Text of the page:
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Shields and d20: revisited

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This is an optional rule for increasing the usefulness of shields in d20.

When using a shield against an opponent who does not have a shield (bucklers do not count for this), add the shield AC modifier to your attack rolls against that opponent.

Modeling the versatility of the shield in this case it is about stressing its usefulness when one is fighting another who has no shield. The shield can take & deflect blows, and because of this allow effective counter-striking; since one has much better protection against sneaky things like sliding over the ricasso.

Try it out in your next d20 game and tell me what you think. Suddenly that 2 or 3 points of shield AC becomes very useful against all those beasts with stupidly high “Natural AC” bonuses.

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Shields in d20: alternative mechanics

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Shields are great – particularly when your opponent doesn’t have one. There’s a few ways to better model this in d20-based systems (like DnD, OGL, SRD, etc).


1. Instead of the shield’s AC bonus you can use the shield to “soak” damage. Convert the shield’s AC bonus to Damage Reduction. You become easier to hit but harder to damage. This is the willingness to take a hit on the shield.


2. Forfeit the AC bonus of the shield. Instead make a roll to “soak” the damage with the shield if you are struck. In v3.x roll vs. a DC of 10 + Opponent’s BAB + weapon specialization (and the like). The shield-wielder adds their BAB + shield specializations (and the like). Each point of success reduces the damage by an extra point.

Eg. DC is 19. Roll a total of 21. Reduce damage by 3 (19, 20, 21).


2a. Shields can be given a maximum damage they soak before they “splinter”.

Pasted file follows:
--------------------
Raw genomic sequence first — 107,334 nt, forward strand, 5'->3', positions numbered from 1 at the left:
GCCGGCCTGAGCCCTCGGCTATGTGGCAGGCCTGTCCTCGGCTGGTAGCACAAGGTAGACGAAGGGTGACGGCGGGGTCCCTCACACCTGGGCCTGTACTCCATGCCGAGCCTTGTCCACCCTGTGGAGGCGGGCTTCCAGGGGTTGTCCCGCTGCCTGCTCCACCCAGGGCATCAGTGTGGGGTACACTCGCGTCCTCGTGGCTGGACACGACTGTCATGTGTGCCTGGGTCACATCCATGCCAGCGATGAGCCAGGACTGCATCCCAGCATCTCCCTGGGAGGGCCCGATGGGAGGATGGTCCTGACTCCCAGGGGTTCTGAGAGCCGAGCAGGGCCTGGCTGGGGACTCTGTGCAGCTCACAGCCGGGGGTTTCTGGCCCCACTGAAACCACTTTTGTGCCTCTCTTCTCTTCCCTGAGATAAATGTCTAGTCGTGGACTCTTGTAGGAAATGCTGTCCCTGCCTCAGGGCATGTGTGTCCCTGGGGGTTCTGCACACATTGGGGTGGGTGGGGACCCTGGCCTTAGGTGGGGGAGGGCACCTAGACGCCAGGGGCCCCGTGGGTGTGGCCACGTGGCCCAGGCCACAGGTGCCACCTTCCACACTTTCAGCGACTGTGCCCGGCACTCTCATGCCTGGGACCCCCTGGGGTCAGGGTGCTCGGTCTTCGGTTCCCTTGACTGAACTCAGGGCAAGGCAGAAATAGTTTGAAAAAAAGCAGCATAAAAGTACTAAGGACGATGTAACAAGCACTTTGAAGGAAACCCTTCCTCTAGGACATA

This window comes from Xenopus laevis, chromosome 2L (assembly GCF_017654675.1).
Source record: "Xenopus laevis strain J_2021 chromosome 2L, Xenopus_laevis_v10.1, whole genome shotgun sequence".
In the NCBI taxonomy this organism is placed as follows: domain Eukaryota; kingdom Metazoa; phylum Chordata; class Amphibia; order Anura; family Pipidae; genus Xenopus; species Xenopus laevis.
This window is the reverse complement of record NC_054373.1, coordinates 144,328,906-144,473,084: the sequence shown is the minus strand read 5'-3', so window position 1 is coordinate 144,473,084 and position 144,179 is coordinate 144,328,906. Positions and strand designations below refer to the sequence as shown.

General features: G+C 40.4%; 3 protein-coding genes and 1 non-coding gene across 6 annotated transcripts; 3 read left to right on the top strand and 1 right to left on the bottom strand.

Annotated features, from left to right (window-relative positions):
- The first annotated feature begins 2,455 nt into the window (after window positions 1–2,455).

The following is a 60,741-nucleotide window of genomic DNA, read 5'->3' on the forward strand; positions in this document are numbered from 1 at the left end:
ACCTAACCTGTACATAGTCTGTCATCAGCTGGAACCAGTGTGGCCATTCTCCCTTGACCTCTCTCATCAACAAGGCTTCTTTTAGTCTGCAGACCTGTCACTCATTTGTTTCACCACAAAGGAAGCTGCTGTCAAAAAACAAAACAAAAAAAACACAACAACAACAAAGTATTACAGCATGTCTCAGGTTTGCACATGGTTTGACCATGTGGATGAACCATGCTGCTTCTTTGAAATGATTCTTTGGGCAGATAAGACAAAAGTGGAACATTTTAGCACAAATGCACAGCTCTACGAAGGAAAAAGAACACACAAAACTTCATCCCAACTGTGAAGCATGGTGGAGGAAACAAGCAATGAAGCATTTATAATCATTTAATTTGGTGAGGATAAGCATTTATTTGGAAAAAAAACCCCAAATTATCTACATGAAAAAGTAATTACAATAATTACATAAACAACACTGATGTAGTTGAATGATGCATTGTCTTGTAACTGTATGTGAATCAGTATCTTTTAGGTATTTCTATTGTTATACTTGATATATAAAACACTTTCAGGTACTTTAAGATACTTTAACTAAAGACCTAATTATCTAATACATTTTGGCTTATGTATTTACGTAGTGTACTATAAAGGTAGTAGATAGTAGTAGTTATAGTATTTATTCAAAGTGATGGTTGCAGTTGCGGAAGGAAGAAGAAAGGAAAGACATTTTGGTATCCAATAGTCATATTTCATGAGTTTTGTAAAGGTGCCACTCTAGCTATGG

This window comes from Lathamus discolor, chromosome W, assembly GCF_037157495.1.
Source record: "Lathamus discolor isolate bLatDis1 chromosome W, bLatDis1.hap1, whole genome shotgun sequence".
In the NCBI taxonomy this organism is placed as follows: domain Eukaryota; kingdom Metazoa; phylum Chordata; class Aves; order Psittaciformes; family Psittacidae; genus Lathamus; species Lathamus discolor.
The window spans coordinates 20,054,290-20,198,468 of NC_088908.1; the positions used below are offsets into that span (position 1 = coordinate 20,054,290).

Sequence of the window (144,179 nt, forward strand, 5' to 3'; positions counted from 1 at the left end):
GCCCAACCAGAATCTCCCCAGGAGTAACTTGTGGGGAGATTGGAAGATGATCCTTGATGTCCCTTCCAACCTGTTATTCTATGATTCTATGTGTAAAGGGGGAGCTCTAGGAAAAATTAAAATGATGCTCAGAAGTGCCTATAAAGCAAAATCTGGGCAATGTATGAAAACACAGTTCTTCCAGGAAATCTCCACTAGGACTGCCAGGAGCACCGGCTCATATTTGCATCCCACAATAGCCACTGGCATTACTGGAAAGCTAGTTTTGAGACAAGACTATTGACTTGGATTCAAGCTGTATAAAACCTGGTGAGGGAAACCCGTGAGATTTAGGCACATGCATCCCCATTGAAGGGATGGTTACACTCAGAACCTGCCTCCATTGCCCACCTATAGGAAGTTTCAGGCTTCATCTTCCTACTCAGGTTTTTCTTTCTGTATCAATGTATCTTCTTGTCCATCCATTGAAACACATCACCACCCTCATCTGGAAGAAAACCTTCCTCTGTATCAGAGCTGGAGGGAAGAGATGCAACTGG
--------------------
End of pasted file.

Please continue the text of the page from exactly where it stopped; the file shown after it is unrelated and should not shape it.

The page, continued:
Eg. a buckler might be able to soak 15 damage before it splinters (is made useless).


3. When one has a shield and the opponent does not double the AC mod.


The point here is that with a little bit of thought shield function can be better reflected in any system.

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Shields: how to get them right


The shield; oft whined about, oft under-rated, and mostly ignored as something that is uncool. In DnD/d20 the shield can reduce your chance of being struck by 5% for a buckler to 20% for what that game dubs a tower shield. Unfortunately that’s not a the only thing a shield does. It might just be the most obvious one to an external observer.

Those of us who took our asses to the real side of life and found out what the weapons were, read history, and checked our facts in martial sciences realised a shield is a weapon. It’s not a lethal weapon, per se, but it is a damned fine complimentary weapon. In short the shield aids a character’s ability to melee.

Many systems separate the skill of attacking from the ability to defend; or even make defense something that is based on pure natural ability and hardware with nothing to do with skill at all. This is not the way it works. The two, attack and defense, are inextricably tied together.

Modelling this in an easy way was elegantly done in Simple 2d6. The skill for Melee covers attack and defense simultaneously (see this post). From there it was very easy to model shields as aiding the fighter’s combat ability with a bonus to Melee. With larger more robust shields the wielder also gets a bonus to their armour value. So simple it’s beautiful.


Olaus Magnus Historia om de nordiska folken

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